S. Kidman is owned and operated by a joint venture comprising WA mining billionaire Gina Rinehart (67pc), and her Chinese business partner Shanghai Cred (33pc). Kidman is run in parallel with Mrs Rinehart’s other large pastoral entity, Hancock Agriculture, with some management extending across both entities. There is no suggestion that Kidman is embracing Wagyu beef production to the same degree that the Hancock Agriculture business is – except for some limited F1 programs, apparently.
The Rinehart/Shanghai CRED joint venture won the Kidman purchase deal after a bitter battle with other contenders, both Australian and offshore. Preserving the Kidman assets was a key plank in the buyers’ platform at the time.
Mrs Rinehart’s Hancock Agriculture already controls two mid-sized commercial feedlots – 10,000 head Maydan, near Warwick in southern Queensland, which she bought in 2017, and Gunnee feedlot, NSW bought as part of the Sundown Valley aggregation purchase in 2018. Gunnee, which at the time of Beef Central’s most recent Top 25 Lotfeeders report had an operating capacity of 10,000 head was previously owned and operated by Mort & Co. Neither Gunnee nor Maydan have been used to capacity recently by Kidman or Hancock, Beef Central understands.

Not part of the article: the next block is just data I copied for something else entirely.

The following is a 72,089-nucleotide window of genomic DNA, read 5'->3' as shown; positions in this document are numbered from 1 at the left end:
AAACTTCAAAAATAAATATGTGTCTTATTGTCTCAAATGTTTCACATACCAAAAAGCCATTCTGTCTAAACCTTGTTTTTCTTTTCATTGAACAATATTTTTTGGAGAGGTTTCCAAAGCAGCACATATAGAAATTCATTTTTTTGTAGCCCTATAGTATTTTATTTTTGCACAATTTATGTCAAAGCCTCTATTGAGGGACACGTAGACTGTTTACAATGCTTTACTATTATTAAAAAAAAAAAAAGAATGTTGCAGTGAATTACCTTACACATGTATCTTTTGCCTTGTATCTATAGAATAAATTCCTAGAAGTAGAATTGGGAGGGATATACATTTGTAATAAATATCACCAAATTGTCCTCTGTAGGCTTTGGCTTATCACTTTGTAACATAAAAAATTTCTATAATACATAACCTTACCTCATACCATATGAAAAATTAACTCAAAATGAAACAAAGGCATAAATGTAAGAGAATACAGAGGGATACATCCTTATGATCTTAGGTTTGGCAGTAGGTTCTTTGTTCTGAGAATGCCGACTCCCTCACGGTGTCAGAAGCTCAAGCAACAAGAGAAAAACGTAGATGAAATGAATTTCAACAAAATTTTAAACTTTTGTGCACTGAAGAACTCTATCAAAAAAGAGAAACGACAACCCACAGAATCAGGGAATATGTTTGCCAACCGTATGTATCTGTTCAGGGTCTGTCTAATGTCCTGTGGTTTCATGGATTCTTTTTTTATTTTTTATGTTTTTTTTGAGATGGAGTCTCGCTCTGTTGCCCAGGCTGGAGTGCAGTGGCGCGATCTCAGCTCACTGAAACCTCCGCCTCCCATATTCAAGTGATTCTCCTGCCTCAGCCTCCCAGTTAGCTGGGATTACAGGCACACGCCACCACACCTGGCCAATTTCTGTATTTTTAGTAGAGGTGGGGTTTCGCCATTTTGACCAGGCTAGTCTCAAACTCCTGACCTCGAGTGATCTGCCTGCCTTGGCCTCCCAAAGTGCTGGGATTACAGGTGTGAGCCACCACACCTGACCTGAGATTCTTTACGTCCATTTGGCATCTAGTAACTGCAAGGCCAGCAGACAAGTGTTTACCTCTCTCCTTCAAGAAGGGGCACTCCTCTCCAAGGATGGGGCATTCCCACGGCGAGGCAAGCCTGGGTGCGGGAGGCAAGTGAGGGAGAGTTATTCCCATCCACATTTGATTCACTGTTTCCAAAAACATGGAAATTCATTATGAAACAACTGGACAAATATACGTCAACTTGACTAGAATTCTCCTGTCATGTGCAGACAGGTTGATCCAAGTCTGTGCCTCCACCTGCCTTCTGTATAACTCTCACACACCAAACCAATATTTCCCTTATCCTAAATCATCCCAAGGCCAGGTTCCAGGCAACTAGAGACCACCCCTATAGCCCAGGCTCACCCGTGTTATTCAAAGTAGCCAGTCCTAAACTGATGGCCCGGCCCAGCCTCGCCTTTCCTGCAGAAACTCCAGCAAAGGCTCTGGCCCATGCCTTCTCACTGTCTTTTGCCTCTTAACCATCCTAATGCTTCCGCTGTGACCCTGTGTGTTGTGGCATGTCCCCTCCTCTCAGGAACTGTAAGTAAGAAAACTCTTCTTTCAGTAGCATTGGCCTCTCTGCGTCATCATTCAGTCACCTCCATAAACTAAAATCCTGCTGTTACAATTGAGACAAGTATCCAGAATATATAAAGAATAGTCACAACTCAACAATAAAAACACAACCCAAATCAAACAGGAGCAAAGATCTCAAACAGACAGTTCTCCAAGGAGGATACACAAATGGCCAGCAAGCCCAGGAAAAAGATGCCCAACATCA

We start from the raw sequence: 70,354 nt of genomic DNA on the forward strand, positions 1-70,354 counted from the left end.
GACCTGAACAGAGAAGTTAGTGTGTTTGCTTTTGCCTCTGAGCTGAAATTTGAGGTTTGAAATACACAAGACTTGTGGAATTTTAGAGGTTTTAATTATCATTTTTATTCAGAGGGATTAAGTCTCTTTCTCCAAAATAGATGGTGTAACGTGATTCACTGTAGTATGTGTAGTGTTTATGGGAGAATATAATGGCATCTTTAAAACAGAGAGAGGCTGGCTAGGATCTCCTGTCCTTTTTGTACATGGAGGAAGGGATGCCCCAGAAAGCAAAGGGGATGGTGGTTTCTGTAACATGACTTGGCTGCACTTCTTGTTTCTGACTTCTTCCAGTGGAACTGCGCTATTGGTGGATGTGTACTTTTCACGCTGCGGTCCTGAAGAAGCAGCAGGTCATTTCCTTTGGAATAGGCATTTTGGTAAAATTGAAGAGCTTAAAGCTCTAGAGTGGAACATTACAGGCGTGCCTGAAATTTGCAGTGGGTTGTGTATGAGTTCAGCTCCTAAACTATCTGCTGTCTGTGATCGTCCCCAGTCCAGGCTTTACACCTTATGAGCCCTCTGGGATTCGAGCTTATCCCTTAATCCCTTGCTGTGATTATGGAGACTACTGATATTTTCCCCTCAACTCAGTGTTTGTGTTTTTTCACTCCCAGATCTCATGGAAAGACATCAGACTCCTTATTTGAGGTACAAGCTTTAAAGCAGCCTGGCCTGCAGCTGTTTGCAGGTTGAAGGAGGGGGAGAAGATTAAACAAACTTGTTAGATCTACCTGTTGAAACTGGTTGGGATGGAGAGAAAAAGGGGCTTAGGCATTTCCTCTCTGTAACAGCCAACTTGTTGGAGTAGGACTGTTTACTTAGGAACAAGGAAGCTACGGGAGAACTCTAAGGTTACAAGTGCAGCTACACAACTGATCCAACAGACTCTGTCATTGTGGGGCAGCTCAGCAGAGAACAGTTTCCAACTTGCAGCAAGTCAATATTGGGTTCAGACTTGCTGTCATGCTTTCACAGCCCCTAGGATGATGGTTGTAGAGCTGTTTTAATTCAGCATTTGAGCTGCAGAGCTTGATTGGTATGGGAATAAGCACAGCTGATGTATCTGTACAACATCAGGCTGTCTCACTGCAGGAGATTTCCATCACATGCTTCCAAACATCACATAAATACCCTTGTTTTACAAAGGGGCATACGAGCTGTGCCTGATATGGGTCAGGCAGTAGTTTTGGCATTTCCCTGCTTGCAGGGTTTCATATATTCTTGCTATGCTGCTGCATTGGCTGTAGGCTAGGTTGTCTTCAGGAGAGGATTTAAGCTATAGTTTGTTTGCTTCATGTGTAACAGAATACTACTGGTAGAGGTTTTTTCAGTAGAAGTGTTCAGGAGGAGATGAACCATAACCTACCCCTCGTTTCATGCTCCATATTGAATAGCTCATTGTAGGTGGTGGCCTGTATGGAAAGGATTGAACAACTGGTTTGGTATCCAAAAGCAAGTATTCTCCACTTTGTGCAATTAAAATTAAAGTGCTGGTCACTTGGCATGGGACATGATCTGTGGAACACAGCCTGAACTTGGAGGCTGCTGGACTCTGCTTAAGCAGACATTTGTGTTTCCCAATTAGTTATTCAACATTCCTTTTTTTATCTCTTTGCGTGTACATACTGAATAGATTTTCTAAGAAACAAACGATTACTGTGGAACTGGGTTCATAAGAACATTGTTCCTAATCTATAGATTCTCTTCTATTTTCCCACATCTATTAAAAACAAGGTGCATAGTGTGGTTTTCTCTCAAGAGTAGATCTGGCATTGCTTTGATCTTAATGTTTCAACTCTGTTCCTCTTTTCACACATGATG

Kidman in turn sold its small Tungali feedlot in South Australia in August.
The latest activity continuers a sell-down of S. Kidman assets over the past three years, that will see the only remaining holdings being Helen Springs (5700sq km) in the NT, Morney Plains (6230sq km) and Morney Plains in the Channel Country, and the company’s bull breeding depot, Rockybank near Roma in the Maranoa region. The company as it now exists is a mere shell of what it once was, raising questions about its future, or whether it simply gets rolled into the Hancock Ag business.
A Kidman senior management meeting, including station managers, was held in Brisbane yesterday.
After an approach on Friday by Beef Central, S. Kidman issued us with the following statement this morning: